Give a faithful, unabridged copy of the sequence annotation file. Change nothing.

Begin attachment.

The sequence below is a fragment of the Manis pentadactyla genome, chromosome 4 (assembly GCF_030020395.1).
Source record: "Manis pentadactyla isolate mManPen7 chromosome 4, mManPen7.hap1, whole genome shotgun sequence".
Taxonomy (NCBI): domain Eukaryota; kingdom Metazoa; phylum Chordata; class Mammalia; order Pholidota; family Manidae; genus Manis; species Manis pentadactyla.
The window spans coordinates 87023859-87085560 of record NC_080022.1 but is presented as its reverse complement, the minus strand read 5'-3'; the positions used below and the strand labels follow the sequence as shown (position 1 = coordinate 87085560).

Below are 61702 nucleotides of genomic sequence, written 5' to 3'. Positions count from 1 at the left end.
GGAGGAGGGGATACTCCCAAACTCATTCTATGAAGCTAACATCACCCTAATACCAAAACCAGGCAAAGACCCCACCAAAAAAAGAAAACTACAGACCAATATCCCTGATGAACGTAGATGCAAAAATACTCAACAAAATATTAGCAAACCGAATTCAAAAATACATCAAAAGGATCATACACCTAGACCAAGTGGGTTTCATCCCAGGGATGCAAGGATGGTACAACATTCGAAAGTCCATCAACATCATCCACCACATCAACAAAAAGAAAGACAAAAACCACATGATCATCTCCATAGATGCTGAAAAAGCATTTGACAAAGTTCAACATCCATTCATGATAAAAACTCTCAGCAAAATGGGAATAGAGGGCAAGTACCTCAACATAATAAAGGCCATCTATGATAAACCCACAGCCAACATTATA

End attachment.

The sequence below is a fragment of the Manis pentadactyla genome, chromosome 4 (assembly GCF_030020395.1).
Source record: "Manis pentadactyla isolate mManPen7 chromosome 4, mManPen7.hap1, whole genome shotgun sequence".
Taxonomy (NCBI): domain Eukaryota; kingdom Metazoa; phylum Chordata; class Mammalia; order Pholidota; family Manidae; genus Manis; species Manis pentadactyla.
The window spans coordinates 87023859-87085560 of record NC_080022.1 but is presented as its reverse complement, the minus strand read 5'-3'; the positions used below and the strand labels follow the sequence as shown (position 1 = coordinate 87085560).

Below are 61702 nucleotides of genomic sequence, written 5' to 3'. Positions count from 1 at the left end.
GGAGGAGGGGATACTCCCAAACTCATTCTATGAAGCTAACATCACCCTAATACCAAAACCAGGCAAAGACCCCACCAAAAAAAGAAAACTACAGACCAATATCCCTGATGAACGTAGATGCAAAAATACTCAACAAAATATTAGCAAACCGAATTCAAAAATACATCAAAAGGATCATACACCTAGACCAAGTGGGTTTCATCCCAGGGATGCAAGGATGGTACAACATTCGAAAGTCCATCAACATCATCCACCACATCAACAAAAAGAAAGACAAAAACCACATGATCATCTCCATAGATGCTGAAAAAGCATTTGACAAAGTTCAACATCCATTCATGATAAAAACTCTCAGCAAAATGGGAATAGAGGGCAAGTACCTCAACATAATAAAGGCCATCTATGATAAACCCACAGCCAACATTATA